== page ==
For Ann, this regular nightly treat had a way of captivating her thoughts, resetting her focus, and reminding her, "All is good." Yet, lately, the middle-aged Coloradan didn't feel like her usual self. She couldn't shake a whole new set of worries: her faltering memory and growing anxiety.
Why am I in this crazy fog? she asked herself. I can't hold a thought in my head. And I'm exhausted all the time.
Even worse, Ann had been forgetting things—not just keys and sunglasses but big things like meetings and people's names. She took another sip of tea and began talking out loud to herself: "This stuff isn't doing its job anymore. Isn't passionflower supposed to be calming?"
Ann's anxious thoughts ranged from mere twinges of uneasiness to full-blown panic attacks. How could she clear away the stress, sharpen her thinking, and regain her mental edge? How could Ann reset her focus again and get back to her usual self—the happy, kid-loving, animal-protecting woman she'd always been?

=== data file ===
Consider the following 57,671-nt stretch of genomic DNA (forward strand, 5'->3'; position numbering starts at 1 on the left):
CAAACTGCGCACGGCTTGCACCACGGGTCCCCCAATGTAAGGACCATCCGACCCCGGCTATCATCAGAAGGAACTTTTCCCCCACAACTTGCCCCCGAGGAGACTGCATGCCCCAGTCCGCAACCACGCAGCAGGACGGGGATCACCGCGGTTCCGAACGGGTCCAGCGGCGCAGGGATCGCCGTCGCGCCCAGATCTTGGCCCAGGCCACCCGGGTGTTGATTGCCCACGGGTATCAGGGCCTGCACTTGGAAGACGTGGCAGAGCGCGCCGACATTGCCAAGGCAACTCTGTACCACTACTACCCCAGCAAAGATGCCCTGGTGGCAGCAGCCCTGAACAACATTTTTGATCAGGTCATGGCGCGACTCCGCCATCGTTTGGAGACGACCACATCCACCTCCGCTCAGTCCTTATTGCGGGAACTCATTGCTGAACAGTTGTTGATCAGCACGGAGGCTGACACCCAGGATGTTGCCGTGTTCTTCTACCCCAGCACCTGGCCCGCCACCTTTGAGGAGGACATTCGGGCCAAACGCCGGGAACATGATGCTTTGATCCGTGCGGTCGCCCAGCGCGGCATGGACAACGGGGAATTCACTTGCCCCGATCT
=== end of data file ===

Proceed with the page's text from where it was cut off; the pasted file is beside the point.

It's time for some memory magic.
Sometimes the scariest place to be is in the safety of our own home, especially when our minds are reeling with countless "what-ifs," robbing us of the rest and tranquillity we need. That was the strange new reality my friend Ann was trying to navigate. The first thing I encouraged her to do (after suggesting an evaluation from a PCP to ensure no underlying pathology was involved) was see her family physician and get to the root of her anxiety. The second was to launch a daily mind-body-emotions regimen that has made a difference in my life.
My own story, depicted in my book, Ultimate Memory Magic, proves that it's never too late and we're never too old to improve our health. Serious heart conditions, debilitating diseases, sky-high blood pressure, out-of-control cholesterol, obesity—regardless of the issue—we can take that first step and do something positive to reclaim our bodies. It's the same with our minds.